Communications between an association's attorney and its managing agent do not lose their confidential character since managing agents are generally necessary to further the association's interests and are reasonably necessary for the purpose of transmitting information between the attorney and the board. [emphasis added, See Evid. Code § 952 & § 912(d), comment; Benge v. Sup.Ct. (1982) 131 CA3d 336, 346; San Francisco v. Sup.Ct. (1951) 37 C2d 227, 234-235]. Moreover, a liaison between company officials and outside counsel is an "authorized representative" of the company. [State Farm v. Sup.Ct. (1997) 54 CA4th 625, 639.]

Thus, confidential communications between legal counsel and the association's managing agent are legal and privileged.

Does Not Include Members. In an action by owners to compel discovery of privileged communications, the court held that associations are not required to disclose privileged information to owners. As the court noted:

It is no secret that crowds cannot keep them. Unlike directors, the residents owed no fiduciary duties to one another and may have been willing to waive or breach the attorney-client privilege for reasons unrelated to the best interests of the association. . . . "[o]ne can only imagine the sleepless nights an attorney and the Board of Directors may incur if privileged information is placed in the hands of hundreds of homeowners who may not all have the same goals in mind." (Smith v. Laguna Sur Villas.)

Karpoff Article. For a more detailed analysis, see "The Ethics of Honoring the Attorney-Client Privilege" by Michael S. Karpoff presented at the 2009 Community Associations Institute Law Seminar, January 31, 2009. The article is reprinted with permission of the Community Associations Institute. Also see issues involving adversarial directors and confidential information.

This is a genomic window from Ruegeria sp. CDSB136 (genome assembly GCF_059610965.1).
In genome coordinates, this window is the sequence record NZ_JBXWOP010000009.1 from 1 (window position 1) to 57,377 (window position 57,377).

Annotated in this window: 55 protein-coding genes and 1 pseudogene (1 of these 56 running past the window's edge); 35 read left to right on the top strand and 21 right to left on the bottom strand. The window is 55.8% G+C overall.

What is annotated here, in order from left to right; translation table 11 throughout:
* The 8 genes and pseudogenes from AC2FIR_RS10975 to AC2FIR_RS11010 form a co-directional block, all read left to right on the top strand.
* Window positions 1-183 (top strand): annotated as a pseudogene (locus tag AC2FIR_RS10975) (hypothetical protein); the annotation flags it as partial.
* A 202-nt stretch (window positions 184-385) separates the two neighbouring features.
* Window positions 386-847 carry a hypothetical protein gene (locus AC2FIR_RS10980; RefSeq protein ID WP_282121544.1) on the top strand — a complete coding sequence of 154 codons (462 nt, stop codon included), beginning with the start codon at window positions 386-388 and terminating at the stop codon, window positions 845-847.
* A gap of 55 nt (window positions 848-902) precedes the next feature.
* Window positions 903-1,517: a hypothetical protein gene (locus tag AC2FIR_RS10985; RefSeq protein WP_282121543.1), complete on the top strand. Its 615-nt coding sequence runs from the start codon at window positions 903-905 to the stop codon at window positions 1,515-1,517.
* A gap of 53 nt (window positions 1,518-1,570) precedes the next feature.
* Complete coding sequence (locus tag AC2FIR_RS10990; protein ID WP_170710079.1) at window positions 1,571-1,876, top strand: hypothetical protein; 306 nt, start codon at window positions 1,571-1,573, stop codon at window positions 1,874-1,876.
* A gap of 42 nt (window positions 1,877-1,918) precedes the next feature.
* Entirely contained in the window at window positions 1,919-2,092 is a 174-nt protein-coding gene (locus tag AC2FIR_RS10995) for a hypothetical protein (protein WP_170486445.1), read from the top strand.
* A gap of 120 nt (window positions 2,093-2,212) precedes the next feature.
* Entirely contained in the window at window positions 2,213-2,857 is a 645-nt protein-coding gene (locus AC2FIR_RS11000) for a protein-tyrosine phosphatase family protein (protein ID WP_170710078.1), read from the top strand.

Litigation Privilege. A related form of privilege is the "litigation privilege." It protects statements made in the course of judicial proceedings. (Civ. Code § 47(b)(2).) The privilege provides absolute immunity from all tort actions, save malicious prosecution. (Silberg v. Anderson (1990) 50 Cal.3d 205, 215-16.) The purpose of this privilege is to free litigants and witnesses from fear of harassment for what they say in litigation and to “avoid an unending roundelay of litigation.” (Silberg, supra, 50 Cal. 3d at 213.) The litigation privilege has been described as “absolute, regardless of malice and extending even to perjury.” (Jacob B. v. County of Shasta, (2017) 40 Cal.4th 948, 958.) The privilege is not restricted to parties to a lawsuit-it may also be claimed by nonparties connected or related to the proceedings. (Foothill Fed. Credit Union v. Sup.Ct. (2007) 155 Cal. App. 4th 632, 636.) The litigation privilege extends to publications required or permitted by law “to achieve the objects of the litigation, even though the publication is made outside the courtroom and no function of court or its officers is invoked.” (Albertson v. Raboff (1956) 46 Cal.2d 375, 380-381.)